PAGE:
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Date: Sunday, July 13, 1958
Brussels, Belgium
Nice but kind of cool

Donna and I got up this morning at 6:30 for seven o’clock mass. The benches were high and wooden, something left over from Pilgrim times and very uncomfortable! They took up at least 50 different collections, and the sermon, all in Dutch, lasted a half-hour.

After eating breakfast, we took taxis to the train station, trip was from 9:30 – 2:00. Cheers – our hotel is called the Splendid! We really have a nice room though, and we have the only shower, so there has been a continuous stream of Ambassadors coming in to use it. (We four, Judy S, Otter, and Donna, and I feel like Queens!)

It’s funny how your first impressions of people change. Yesterday I wasn’t impressed with Rockney or the group at all, but last night John took Sue, Judy H, and I back to the Linx at 11:30. John danced with me (3 times!), cheek-to-cheek, and so close you couldn’t have slipped a dime in between us. (Something for the movies!) Now, I think he is loads of fun – he likes to do things too!

After lunch I slept ’til it was time for supper, and after that John took Judy H, Sue, and I to the World’s Fair, or Expo, as they call it here. It certainly is fabulous, you could walk for miles and not see everything. Our pavilion is round, and just beautiful on the outside but what a disappointment inside.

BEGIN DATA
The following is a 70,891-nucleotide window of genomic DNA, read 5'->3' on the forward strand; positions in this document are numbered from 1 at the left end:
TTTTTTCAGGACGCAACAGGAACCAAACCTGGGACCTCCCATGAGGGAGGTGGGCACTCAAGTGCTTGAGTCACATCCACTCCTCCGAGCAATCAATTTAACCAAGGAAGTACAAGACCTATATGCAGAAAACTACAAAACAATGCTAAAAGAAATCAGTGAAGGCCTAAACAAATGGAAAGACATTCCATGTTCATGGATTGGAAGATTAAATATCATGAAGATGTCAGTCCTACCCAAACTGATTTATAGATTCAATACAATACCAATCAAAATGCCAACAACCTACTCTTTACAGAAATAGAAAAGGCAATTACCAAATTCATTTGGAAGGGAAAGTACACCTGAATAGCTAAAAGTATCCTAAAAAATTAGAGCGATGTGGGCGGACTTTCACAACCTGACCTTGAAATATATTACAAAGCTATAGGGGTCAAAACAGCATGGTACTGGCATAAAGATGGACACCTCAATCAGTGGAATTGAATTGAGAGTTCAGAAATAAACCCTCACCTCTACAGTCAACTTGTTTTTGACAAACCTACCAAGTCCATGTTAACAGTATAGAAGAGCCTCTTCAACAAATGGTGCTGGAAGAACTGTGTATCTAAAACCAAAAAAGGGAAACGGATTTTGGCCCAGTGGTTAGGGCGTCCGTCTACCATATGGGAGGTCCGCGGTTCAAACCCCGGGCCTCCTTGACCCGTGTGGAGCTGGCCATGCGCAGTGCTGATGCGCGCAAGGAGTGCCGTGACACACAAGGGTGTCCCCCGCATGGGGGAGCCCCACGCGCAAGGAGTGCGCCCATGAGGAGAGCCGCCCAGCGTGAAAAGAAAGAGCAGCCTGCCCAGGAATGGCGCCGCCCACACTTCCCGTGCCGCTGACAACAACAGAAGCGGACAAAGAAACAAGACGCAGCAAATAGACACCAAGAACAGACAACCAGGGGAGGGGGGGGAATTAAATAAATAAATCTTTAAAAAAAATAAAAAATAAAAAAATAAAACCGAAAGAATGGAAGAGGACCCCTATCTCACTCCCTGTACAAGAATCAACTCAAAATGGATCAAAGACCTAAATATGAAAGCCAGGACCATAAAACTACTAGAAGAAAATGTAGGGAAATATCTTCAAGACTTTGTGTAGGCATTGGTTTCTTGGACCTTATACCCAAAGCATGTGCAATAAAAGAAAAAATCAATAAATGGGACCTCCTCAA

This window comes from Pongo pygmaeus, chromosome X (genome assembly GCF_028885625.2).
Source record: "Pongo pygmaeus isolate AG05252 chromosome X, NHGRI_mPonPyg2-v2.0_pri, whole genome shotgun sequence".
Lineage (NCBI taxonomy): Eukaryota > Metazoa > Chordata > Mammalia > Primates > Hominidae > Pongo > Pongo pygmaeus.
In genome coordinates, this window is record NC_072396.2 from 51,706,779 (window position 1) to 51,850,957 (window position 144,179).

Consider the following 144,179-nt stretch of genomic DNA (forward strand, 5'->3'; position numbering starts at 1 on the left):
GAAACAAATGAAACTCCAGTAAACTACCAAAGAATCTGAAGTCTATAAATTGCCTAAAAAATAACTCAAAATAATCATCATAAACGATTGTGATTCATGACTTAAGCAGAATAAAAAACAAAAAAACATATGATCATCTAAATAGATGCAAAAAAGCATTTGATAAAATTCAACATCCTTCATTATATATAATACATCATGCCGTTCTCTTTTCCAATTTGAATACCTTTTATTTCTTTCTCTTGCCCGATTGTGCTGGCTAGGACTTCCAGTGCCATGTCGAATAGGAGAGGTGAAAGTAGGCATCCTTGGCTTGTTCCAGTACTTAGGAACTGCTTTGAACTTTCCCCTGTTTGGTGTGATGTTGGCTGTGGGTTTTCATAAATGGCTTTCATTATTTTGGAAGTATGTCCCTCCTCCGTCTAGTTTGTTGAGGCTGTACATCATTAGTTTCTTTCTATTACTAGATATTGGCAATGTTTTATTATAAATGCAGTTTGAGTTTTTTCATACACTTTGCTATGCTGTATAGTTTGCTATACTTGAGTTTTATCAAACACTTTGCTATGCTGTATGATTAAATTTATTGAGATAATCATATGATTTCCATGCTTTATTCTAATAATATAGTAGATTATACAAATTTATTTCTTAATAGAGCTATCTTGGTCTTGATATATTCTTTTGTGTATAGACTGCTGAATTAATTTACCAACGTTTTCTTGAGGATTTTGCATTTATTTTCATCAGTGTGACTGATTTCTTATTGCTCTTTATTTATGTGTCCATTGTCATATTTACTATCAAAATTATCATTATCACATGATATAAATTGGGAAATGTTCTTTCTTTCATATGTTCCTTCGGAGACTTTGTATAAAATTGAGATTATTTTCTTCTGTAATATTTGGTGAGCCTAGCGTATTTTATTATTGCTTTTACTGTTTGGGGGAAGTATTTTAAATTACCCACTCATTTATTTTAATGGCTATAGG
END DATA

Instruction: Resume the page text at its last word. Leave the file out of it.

The USA Pavilion

The USA Pavilion. Image courtesy of C. Kelly Roberts via a Creative Commons license.

There is just nothing typical! We were so hungry that we zoomed up to the Brass Rail to have a hot dog and a chocolate soda (1.00)! I knew I’d do that before I left the States. The Atomium impressed me most. I’ve never seen anything more beautiful!

(Maybe I’ll have a chance to practice my French! Had a letter from Mom.)

The Atomium was built for the 1958 Brussels World’s Fair. Designed by engineer-architect AndrĂ© Waterkeyn, the structure represents an iron crystal at a magnification of 165 billion times. At the time it was created, the Atomium symbolized the bright future of science and technology. It was initially not intended to be a permanent fixture, but its popularity changed that.

The Atomium is 102 meters tall and has an iron frame that weighs 2,400 tons. The structure is composed of 9 spheres (originally made of aluminum) connected by 20 tubes, resting on 3 pillars. Several of the spheres are public spaces and are accessible via escalators and an elevator.

The Atomium

The Atomium. Image courtesy of Carl Guderian via a Creative Commons license.

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